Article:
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County Hospital razing urged
Firm with Stroger tie had role in study backing demolition

Wednesday, October 05, 2005
Chicago Tribune
by Mickey Ciokajlo

A politically connected consulting team that includes the godson of Cook County Board President John Stroger is recommending that the former Cook County Hospital be demolished, which has been Stroger's wish all along.

In a wide-ranging report on the future of the hospital campus, the consultants also urged the addition of 176 more beds at Stroger Hospital, which opened less than three years ago.

Although the hospital has 100 empty beds on any given day, the vacancies are in specialty areas and, the report found, there was a shortage of general medical-surgical beds.

The study, which recommends $791 million in projects over the next several years, will officially be issued Wednesday to the Cook County Board. It is expected to be sent to a committee for debate.

While the report contains many components, the recommendation to demolish the 91-year-old vacant West Side hospital should immediately capture the most attention.

Debate over whether to save the old structure raged two years ago. Stroger favored the original plan to tear it down, but commissioners narrowly blocked that attempt.

Earlier this year, Stroger called for a comprehensive analysis of the county's facility needs for its medical campus.

The $1.4 million contract for the study was awarded to U.S. Equities Realty, which is led by Robert Wislow, a campaign contributor to both Stroger and Chicago Mayor Richard Daley. A firm run by Orlando Jones, Stroger's godson and former chief of staff, is a subcontractor on the deal.

"Surprise, surprise. This is a politically connected firm that is in Stroger's back pocket," said Michael Moran, vice president of the advocacy group Preservation Chicago. "We hope the commissioners see this report for what it is, which is a Stroger-generated condemnation."

David Bahlman, president of the Landmarks Preservation Council of Illinois, said the report's executive summary seemed to show that the consultants were building a case for demolition over renovation.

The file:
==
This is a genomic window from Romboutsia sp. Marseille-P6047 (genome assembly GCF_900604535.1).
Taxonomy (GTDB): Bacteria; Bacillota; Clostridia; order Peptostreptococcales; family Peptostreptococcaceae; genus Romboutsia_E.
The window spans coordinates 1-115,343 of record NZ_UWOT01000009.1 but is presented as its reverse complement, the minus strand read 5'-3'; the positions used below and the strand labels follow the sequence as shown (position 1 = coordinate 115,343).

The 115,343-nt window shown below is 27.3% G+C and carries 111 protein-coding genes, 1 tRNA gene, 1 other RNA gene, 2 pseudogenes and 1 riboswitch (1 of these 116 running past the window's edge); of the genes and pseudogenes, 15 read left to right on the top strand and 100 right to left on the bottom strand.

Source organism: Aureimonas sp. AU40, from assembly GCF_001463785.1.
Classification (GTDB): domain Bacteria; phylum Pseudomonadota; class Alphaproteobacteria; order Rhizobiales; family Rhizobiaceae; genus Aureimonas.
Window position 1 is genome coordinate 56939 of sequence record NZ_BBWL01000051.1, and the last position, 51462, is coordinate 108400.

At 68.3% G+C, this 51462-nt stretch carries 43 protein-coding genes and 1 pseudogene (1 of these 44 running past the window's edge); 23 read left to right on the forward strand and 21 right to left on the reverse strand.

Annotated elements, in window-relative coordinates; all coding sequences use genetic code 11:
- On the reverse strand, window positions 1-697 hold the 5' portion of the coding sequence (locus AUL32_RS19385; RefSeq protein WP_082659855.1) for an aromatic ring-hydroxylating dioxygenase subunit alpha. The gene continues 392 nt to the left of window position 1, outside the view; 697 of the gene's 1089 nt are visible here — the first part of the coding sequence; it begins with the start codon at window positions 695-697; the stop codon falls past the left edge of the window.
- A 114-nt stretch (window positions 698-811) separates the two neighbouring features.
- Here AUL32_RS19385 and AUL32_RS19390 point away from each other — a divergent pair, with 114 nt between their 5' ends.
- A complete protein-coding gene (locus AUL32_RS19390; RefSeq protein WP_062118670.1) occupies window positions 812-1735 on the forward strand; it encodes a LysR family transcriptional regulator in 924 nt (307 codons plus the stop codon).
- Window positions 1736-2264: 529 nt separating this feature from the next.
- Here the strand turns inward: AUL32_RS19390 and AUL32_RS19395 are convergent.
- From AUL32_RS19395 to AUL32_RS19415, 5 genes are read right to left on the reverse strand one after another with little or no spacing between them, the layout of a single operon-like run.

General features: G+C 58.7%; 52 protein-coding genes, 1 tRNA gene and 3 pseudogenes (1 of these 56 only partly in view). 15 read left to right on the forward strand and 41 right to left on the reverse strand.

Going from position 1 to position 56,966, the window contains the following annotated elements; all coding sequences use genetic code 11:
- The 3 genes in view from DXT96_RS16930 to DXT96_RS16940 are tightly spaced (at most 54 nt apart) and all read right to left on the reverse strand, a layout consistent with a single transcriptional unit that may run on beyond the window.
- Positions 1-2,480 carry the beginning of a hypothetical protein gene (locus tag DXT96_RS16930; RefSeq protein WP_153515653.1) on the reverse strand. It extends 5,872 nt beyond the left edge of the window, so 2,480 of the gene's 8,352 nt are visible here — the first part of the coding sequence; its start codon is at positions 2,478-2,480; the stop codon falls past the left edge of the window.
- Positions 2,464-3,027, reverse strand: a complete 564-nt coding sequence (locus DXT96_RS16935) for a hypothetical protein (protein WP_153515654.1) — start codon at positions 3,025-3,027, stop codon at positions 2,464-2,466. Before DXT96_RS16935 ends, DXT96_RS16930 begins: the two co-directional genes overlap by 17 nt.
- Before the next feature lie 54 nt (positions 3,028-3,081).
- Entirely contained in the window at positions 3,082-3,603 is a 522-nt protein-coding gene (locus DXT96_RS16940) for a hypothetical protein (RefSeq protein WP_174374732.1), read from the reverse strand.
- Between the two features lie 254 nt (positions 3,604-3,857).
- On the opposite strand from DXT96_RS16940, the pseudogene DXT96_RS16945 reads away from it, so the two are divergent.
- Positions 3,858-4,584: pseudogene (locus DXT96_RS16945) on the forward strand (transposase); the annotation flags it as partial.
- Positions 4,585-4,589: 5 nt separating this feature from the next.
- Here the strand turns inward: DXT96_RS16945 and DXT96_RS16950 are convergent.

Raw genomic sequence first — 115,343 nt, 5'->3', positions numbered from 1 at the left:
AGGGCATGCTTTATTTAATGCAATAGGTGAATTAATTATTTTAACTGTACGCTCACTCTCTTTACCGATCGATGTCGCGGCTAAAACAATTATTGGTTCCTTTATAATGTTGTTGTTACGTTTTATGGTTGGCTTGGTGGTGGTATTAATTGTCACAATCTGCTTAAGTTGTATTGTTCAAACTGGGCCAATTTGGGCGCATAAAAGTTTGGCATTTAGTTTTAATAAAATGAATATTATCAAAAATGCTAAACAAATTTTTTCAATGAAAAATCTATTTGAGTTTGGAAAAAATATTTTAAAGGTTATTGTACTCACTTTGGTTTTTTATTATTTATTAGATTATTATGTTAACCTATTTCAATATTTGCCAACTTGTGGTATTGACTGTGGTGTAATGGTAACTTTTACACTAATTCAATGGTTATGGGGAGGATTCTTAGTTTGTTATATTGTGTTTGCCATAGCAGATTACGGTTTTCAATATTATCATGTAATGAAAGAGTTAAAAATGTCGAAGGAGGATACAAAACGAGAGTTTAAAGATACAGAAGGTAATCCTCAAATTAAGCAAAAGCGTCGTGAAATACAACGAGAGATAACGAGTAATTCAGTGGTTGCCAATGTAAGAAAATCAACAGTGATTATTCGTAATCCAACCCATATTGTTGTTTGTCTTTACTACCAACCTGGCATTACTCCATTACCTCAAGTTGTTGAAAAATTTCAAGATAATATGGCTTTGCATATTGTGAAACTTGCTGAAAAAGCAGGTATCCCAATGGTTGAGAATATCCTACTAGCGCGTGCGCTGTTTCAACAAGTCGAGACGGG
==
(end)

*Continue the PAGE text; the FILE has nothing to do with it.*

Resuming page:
"It's obvious to me that there is a bias in the report, and the bias is to demolish," Bahlman said. "The report doesn't really factor in all of the creative thinking and feasible plans that were developed two years ago now by a group of experienced and knowledgeable developers in rehabilitation work."

Stroger spokesman John Gibson said Stroger "believes the report will speak for itself and he will follow the board's recommendation."

Wislow and Jones could not be reached for comment.

The consultants also recommend constructing a new office building and a separate space for clinics, expanding the emergency department and adding to the parking garage.

In recommending demolition of the old hospital, the report cites "the efficiency and qualitative benefits of a modern, purpose-built, integrated-design [office] facility" and the "significantly lower cost of building new vs. rehabilitation."

The report found that rehabilitating the old hospital for reuse as offices would cost $11.4 million more than new construction.

Demolition of the old hospital would also allow for better vehicular access and circulation around the campus, the report said.

The consultants said adding 176 beds to Stroger Hospital would cost $50 million.

The report said 100 beds are needed now to meet current demand for "medical surgical" patients, or those with the most common ailments. Another 76 beds will be needed to meet anticipated growth in that area over the next decade, the study said.

However, the report also found that beds for specialties such as pediatrics and obstetrics are less than half full. Figures show the hospital averages about 350 patients per day.

When Stroger Hospital opened in December 2002, county officials knew that the bed allocation was inappropriate and tried to blame the state, which signed off on construction.

State officials, however, said it was the county that picked the number of each type of bed.

 



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